With wicker baskets strapped around their shoulders, students from Friends School Haverford picked red and green coffee berries off 6-foot-tall trees in Costa Rica. The coffee beans inside the berries are the livelihood of the local farmers and their families who have leased the 24 parcels of land on the 120-acre Finca La Bella ("Beautiful Farm"), a farming community established by Quakers in the northern town of Monteverde. The 15 students, who were sixth graders on February's trip, were able to see how coffee farmers in this Central American country live and work.
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BUSINESS
September 30, 2015 | By Erin Arvedlund, Inquirer Staff Writer
National Coffee Day is Tuesday, Sept. 29, and national chains as well as local stores in the Philadelphia region are offering free or discounted coffee. Dunkin' Donuts will serve free medium-size hot or iced "dark roast" coffee. One per customer. Krispy Kreme will offer a free original glazed doughnut and a 12-ounce cup of coffee at participating U.S. locations. La Colombe, a local coffee roaster, was coy about its plans, saying only there were "surprises" in the works for Tuesday.
TRAVEL
April 28, 2014 | By Kelly J. Collins, For The Inquirer
Twenty-nine years ago, in 1985, I traveled to Mekele, Ethiopia, for a six-month stay under the auspices of an African relief agency to participate in famine relief. It proved to be my most life-changing experience. We lived in Haile Selassie's empty summer castle, commuted by truck to the famine camps, and worked alongside other international groups inoculating, feeding, and hydrating the thousands displaced and affected by the ongoing drought. Life-changing, heartwarming, moving. rewarding only begin to express the experience.
NEWS
August 22, 2013
B RITTNEY "BLEW" Lewis, 25, of Kensington, owns Leotah's Place CoffeeHouse, at York and Coral streets in Kensington. Lewis, a single mom, started the business with a former business partner in 2010 as a spot where patrons could gather for coffee, conversation and community events. Q: How'd you get the idea? A: I worked at Starbucks but realized there weren't any cafes that were true community spaces in lower-income neighborhoods. I met a friend with a portable espresso machine who introduced me to direct-trade coffee.
NEWS
May 10, 2013 | BY LAUREN McCUTCHEON, Daily News Staff Writer mccutch@phillynews.com, 215-854-5991
COFFEE expert Aaron Ultimo doesn't do drive-through java. He can't remember the last time he had Starbucks. And, until very recently, he hadn't drunk a Dunkin'. Or even a Wawa. Ultimo and his wife, Elizabeth, own and run two South Philly shops. Foodie website The Daily Meal recently rated Ultimo Coffee's locations the best in the U.S. At the Ultimos' cafes - one at 15th and Mifflin, one at 22nd and Catharine - each fresh grind represents a single-origin, sustainable grower.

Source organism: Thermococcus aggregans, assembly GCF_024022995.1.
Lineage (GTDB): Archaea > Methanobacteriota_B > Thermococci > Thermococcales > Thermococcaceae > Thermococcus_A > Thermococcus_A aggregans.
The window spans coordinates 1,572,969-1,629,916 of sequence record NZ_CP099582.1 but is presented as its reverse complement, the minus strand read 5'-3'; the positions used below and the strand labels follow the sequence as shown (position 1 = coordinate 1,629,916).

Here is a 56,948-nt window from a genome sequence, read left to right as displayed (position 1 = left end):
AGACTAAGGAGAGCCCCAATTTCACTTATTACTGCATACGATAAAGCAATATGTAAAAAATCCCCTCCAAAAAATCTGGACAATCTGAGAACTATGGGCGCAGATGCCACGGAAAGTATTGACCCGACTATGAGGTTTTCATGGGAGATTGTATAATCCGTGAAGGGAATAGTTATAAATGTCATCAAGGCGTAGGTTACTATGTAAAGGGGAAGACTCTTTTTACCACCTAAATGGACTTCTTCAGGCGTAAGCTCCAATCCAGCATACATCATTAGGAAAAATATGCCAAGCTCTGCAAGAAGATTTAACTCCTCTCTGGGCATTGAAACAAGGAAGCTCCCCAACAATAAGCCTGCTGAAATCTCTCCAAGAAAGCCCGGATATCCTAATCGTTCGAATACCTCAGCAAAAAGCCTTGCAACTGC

ENTERTAINMENT
August 23, 2012 | By Dan Gross
MILEY CYRUS LINED UP like any other historically minded tourist at the Betsy Ross House on Tuesday afternoon and bought three tickets for her and friends. Cyrus and company listened for a few minutes as Betsy Ross (Carol Spacht) talked about her work, then continued their self-guided tour of the house. The singer/actress has been staying on Washington Square with fiancé Liam Hemsworth , who was busy Tuesday filming "Paranoia" with Harrison Ford outside and inside the Beasley law firm's offices at 12th & Walnut.
ENTERTAINMENT
July 10, 2012 | Wires
Q: For the last two months, I have been taking a green coffee bean extract recommended by Dr. Oz on his show. So far, I've lost 10 pounds without even trying. What's your opinion of it? A: Generally, if something seems too good to be true, it probably is. But this stuff may actually work. Excitement about the weight-loss magic of green coffee bean extract began this year, after a "randomized, double-blind, placebo-controlled, linear dose, crossover University of Scranton study.
FOOD
March 17, 2011 | By Steven Rea, Inquirer Staff Writer
My wife has an idea for a coffee place: a hole-in-the-wall in one of the hipper quadrants of Brooklyn - East Williamsburg, say, or Red Hook - with a 1950s percolator on an electric range, brewing Yuban out of a can. Totally retro, serving a cup of Joe that boasts bold intimations of tin and notes of cigarette ash. The line, she predicts, will be out the door. That's her response - joking, contrarian - to the super-serious artistry happening right now with the so-called Third Wave of coffee roasters and cafes in Philadelphia and across our caffeinated landscape.
NEWS
December 11, 2005 | By Julie Shaw INQUIRER SUBURBAN STAFF
With wicker baskets strapped around their shoulders, students from Friends School Haverford picked red and green coffee berries off 6-foot-tall trees in Costa Rica. The coffee beans inside the berries are the livelihood of the local farmers and their families who have leased the 24 parcels of land on the 120-acre Finca La Bella ("Beautiful Farm"), a farming community established by Quakers in the northern town of Monteverde. The 15 students, who were sixth graders on February's trip, were able to see how coffee farmers in this Central American country live and work.
NEWS
June 19, 2003 | By Faye Flam INQUIRER STAFF WRITER
At last, science may have solved one of the most vexing problems of the modern age: how to make a cup of decaf coffee that tastes good. By altering the genes of the coffee plant, Japanese scientists have found they can reduce the caffeine content by 70 percent, they reported today in the journal Nature. The scientists say it will take a few more years before they have a product ready to market. Currently, coffee beans go through a punishing ordeal to remove their caffeine.